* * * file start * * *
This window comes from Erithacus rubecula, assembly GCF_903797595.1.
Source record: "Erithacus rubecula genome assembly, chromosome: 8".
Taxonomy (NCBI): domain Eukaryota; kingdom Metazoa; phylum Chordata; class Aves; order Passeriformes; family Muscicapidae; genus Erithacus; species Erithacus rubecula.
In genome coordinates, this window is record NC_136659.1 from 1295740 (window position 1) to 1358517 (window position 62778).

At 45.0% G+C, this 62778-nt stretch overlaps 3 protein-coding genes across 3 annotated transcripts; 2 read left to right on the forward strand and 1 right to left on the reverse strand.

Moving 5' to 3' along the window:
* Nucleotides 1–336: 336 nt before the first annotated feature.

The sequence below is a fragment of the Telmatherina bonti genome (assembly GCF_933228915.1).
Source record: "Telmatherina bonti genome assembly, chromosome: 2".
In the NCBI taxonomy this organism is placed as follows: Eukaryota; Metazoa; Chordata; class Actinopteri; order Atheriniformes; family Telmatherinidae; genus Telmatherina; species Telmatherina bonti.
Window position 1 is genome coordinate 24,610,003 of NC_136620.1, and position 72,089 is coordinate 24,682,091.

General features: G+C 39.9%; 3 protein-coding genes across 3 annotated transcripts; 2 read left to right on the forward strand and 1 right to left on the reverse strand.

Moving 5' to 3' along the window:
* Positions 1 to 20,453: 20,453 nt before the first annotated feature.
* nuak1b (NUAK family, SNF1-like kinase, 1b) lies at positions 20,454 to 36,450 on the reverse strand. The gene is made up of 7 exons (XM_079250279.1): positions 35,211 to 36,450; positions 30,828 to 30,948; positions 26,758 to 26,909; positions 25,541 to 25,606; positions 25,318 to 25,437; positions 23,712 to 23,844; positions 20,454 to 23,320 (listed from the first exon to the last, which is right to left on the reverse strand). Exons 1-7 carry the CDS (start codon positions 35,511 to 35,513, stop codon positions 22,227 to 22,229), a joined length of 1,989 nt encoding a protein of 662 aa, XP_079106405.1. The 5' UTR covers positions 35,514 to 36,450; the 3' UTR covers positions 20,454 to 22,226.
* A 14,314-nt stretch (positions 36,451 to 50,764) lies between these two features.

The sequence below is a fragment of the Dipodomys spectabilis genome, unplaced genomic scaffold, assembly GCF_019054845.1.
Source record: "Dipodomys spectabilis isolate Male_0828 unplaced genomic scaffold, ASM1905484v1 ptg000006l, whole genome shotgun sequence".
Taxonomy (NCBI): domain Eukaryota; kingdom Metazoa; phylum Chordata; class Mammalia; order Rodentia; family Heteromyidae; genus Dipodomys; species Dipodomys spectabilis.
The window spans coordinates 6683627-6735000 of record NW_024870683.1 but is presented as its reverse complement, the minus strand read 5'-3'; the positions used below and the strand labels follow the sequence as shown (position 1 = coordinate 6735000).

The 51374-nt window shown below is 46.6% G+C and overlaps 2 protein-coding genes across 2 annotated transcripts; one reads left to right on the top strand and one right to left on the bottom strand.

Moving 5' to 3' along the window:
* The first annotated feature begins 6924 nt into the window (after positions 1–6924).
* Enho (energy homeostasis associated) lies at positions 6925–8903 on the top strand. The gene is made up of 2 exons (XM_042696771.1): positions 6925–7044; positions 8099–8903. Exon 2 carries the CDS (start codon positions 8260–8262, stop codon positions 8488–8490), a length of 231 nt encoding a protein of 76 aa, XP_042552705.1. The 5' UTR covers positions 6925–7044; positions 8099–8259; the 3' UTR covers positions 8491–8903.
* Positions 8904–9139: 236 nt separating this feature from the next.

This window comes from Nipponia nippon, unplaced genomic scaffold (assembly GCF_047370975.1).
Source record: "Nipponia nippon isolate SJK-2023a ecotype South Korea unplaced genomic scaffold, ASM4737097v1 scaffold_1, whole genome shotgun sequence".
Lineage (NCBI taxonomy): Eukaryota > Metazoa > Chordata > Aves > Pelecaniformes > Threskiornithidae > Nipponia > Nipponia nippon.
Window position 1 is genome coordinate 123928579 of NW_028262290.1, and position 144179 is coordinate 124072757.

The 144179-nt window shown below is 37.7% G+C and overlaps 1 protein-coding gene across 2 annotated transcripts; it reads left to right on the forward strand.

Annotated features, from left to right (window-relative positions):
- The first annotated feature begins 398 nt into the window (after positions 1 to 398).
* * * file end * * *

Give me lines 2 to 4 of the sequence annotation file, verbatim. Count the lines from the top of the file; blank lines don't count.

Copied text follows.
Source record: "Erithacus rubecula genome assembly, chromosome: 8".
Taxonomy (NCBI): domain Eukaryota; kingdom Metazoa; phylum Chordata; class Aves; order Passeriformes; family Muscicapidae; genus Erithacus; species Erithacus rubecula.
In genome coordinates, this window is record NC_136659.1 from 1295740 (window position 1) to 1358517 (window position 62778).